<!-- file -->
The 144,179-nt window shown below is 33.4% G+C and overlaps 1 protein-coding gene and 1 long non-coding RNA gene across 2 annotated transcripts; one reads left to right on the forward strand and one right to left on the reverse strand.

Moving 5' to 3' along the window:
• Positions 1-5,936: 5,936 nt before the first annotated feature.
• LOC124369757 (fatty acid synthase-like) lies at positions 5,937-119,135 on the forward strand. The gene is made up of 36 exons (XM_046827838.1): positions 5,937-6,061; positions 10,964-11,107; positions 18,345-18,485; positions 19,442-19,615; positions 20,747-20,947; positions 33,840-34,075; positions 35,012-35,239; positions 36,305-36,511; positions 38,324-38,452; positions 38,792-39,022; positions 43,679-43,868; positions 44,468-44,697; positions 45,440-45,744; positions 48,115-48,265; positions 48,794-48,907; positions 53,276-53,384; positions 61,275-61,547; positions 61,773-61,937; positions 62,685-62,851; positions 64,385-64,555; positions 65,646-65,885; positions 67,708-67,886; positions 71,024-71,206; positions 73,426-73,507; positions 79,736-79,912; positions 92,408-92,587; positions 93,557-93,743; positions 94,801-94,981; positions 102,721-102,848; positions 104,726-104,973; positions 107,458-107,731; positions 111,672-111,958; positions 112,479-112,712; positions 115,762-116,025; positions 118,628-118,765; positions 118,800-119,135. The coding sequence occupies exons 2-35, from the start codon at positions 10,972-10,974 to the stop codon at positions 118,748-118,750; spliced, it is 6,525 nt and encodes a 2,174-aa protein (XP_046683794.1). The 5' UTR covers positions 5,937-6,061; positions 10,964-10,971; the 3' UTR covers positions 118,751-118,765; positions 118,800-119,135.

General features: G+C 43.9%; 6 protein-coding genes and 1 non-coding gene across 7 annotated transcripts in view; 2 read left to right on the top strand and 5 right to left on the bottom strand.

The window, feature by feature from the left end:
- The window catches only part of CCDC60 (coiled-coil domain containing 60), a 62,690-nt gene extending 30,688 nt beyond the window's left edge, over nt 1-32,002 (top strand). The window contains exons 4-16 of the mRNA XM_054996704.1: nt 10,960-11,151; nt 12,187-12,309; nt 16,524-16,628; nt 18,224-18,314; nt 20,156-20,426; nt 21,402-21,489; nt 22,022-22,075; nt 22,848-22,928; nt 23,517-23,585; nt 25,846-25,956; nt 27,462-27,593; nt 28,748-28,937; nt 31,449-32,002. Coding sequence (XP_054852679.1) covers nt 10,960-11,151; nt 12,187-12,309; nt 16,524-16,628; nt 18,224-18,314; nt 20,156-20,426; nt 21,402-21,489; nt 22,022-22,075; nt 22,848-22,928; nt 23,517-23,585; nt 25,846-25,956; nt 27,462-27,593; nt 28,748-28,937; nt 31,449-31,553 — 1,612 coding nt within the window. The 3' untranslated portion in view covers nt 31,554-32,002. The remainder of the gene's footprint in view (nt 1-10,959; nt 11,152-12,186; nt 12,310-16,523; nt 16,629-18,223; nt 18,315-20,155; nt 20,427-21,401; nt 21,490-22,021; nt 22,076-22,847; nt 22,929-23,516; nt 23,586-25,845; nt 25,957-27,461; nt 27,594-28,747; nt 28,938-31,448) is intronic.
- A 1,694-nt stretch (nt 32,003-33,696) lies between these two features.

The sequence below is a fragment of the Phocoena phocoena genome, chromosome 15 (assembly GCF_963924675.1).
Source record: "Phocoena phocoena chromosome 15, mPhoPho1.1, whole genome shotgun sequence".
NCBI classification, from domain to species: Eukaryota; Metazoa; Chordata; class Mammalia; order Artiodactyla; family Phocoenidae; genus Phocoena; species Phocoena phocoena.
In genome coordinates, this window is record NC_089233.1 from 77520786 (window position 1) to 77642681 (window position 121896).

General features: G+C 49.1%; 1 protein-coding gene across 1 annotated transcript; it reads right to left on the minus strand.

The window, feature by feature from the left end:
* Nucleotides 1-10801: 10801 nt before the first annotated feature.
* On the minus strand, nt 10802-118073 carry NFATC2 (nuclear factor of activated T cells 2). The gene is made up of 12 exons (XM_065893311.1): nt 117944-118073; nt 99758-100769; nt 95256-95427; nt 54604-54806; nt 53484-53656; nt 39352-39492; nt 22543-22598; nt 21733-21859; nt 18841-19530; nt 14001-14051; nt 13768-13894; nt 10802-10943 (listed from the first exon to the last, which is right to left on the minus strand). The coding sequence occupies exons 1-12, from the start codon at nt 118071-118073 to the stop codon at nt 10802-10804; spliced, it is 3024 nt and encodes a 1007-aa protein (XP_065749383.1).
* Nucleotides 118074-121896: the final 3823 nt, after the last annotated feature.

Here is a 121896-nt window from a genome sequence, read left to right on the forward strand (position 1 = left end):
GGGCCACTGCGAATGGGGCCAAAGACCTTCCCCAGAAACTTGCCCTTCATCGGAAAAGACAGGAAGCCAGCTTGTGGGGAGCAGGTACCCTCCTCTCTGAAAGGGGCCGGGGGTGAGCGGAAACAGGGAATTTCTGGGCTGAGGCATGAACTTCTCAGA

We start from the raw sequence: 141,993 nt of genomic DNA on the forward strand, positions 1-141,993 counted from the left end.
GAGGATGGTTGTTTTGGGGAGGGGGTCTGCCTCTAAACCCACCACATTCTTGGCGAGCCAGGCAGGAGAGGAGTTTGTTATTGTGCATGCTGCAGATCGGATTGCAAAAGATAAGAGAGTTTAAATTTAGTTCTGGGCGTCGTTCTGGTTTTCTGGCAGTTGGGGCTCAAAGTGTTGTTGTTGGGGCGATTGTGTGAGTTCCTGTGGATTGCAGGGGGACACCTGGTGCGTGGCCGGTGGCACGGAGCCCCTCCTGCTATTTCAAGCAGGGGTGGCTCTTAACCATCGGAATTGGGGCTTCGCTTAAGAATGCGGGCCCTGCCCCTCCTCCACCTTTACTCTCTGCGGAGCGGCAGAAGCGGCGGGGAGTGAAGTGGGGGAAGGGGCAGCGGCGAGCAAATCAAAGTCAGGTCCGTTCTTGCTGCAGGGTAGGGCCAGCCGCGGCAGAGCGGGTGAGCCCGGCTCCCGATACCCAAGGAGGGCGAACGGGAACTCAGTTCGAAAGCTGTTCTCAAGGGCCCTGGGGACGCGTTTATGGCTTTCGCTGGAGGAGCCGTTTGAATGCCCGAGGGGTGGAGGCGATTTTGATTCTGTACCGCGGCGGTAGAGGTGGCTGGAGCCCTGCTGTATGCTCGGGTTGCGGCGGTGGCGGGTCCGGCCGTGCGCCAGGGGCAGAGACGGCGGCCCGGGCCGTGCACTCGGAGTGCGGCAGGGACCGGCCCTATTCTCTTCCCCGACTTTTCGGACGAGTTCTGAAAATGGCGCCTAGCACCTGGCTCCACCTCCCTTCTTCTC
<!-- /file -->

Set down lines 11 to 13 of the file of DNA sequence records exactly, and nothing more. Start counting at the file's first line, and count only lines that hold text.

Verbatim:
NCBI classification, from domain to species: Eukaryota; Metazoa; Chordata; class Mammalia; order Artiodactyla; family Phocoenidae; genus Phocoena; species Phocoena phocoena.
In genome coordinates, this window is record NC_089233.1 from 77520786 (window position 1) to 77642681 (window position 121896).

General features: G+C 49.1%; 1 protein-coding gene across 1 annotated transcript; it reads right to left on the minus strand.